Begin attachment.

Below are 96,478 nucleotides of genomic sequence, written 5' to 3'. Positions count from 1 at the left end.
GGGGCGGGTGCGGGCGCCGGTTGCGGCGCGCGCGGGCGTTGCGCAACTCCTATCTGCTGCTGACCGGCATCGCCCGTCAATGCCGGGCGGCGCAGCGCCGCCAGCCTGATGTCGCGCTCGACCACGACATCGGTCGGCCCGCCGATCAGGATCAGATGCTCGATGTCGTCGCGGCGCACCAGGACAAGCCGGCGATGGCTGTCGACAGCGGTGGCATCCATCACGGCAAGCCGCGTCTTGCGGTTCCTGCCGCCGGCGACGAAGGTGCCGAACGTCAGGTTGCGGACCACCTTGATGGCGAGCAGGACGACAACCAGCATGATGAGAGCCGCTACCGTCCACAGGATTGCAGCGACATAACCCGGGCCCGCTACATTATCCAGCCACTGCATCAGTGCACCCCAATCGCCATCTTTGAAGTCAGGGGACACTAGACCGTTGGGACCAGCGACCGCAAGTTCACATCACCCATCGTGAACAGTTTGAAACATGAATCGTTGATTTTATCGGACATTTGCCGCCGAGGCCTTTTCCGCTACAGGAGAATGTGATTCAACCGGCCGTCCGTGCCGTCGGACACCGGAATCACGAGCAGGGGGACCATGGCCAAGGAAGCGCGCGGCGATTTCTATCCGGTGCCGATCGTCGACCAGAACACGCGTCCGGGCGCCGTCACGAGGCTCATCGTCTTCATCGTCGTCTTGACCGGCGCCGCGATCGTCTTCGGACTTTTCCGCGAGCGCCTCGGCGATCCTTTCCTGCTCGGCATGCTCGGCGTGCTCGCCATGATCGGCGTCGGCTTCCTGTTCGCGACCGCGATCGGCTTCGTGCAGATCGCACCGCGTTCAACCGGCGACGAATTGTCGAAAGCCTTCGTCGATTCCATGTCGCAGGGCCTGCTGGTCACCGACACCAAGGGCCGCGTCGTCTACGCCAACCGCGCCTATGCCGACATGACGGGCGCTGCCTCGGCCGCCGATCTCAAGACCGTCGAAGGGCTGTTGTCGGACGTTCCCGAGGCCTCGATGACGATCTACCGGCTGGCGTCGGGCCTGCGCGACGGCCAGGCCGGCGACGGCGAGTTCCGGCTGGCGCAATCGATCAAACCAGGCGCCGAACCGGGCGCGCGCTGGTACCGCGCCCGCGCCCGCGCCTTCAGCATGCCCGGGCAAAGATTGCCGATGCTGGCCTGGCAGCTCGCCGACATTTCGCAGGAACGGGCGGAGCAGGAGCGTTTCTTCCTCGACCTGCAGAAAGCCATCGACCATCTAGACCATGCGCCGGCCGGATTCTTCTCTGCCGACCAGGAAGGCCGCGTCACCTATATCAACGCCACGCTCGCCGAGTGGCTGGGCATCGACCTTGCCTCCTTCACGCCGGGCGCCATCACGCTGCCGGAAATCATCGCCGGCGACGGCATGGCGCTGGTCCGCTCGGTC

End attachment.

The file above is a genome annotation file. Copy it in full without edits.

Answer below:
Below are 96,478 nucleotides of genomic sequence, written 5' to 3'. Positions count from 1 at the left end.
GGGGCGGGTGCGGGCGCCGGTTGCGGCGCGCGCGGGCGTTGCGCAACTCCTATCTGCTGCTGACCGGCATCGCCCGTCAATGCCGGGCGGCGCAGCGCCGCCAGCCTGATGTCGCGCTCGACCACGACATCGGTCGGCCCGCCGATCAGGATCAGATGCTCGATGTCGTCGCGGCGCACCAGGACAAGCCGGCGATGGCTGTCGACAGCGGTGGCATCCATCACGGCAAGCCGCGTCTTGCGGTTCCTGCCGCCGGCGACGAAGGTGCCGAACGTCAGGTTGCGGACCACCTTGATGGCGAGCAGGACGACAACCAGCATGATGAGAGCCGCTACCGTCCACAGGATTGCAGCGACATAACCCGGGCCCGCTACATTATCCAGCCACTGCATCAGTGCACCCCAATCGCCATCTTTGAAGTCAGGGGACACTAGACCGTTGGGACCAGCGACCGCAAGTTCACATCACCCATCGTGAACAGTTTGAAACATGAATCGTTGATTTTATCGGACATTTGCCGCCGAGGCCTTTTCCGCTACAGGAGAATGTGATTCAACCGGCCGTCCGTGCCGTCGGACACCGGAATCACGAGCAGGGGGACCATGGCCAAGGAAGCGCGCGGCGATTTCTATCCGGTGCCGATCGTCGACCAGAACACGCGTCCGGGCGCCGTCACGAGGCTCATCGTCTTCATCGTCGTCTTGACCGGCGCCGCGATCGTCTTCGGACTTTTCCGCGAGCGCCTCGGCGATCCTTTCCTGCTCGGCATGCTCGGCGTGCTCGCCATGATCGGCGTCGGCTTCCTGTTCGCGACCGCGATCGGCTTCGTGCAGATCGCACCGCGTTCAACCGGCGACGAATTGTCGAAAGCCTTCGTCGATTCCATGTCGCAGGGCCTGCTGGTCACCGACACCAAGGGCCGCGTCGTCTACGCCAACCGCGCCTATGCCGACATGACGGGCGCTGCCTCGGCCGCCGATCTCAAGACCGTCGAAGGGCTGTTGTCGGACGTTCCCGAGGCCTCGATGACGATCTACCGGCTGGCGTCGGGCCTGCGCGACGGCCAGGCCGGCGACGGCGAGTTCCGGCTGGCGCAATCGATCAAACCAGGCGCCGAACCGGGCGCGCGCTGGTACCGCGCCCGCGCCCGCGCCTTCAGCATGCCCGGGCAAAGATTGCCGATGCTGGCCTGGCAGCTCGCCGACATTTCGCAGGAACGGGCGGAGCAGGAGCGTTTCTTCCTCGACCTGCAGAAAGCCATCGACCATCTAGACCATGCGCCGGCCGGATTCTTCTCTGCCGACCAGGAAGGCCGCGTCACCTATATCAACGCCACGCTCGCCGAGTGGCTGGGCATCGACCTTGCCTCCTTCACGCCGGGCGCCATCACGCTGCCGGAAATCATCGCCGGCGACGGCATGGCGCTGGTCCGCTCGGTC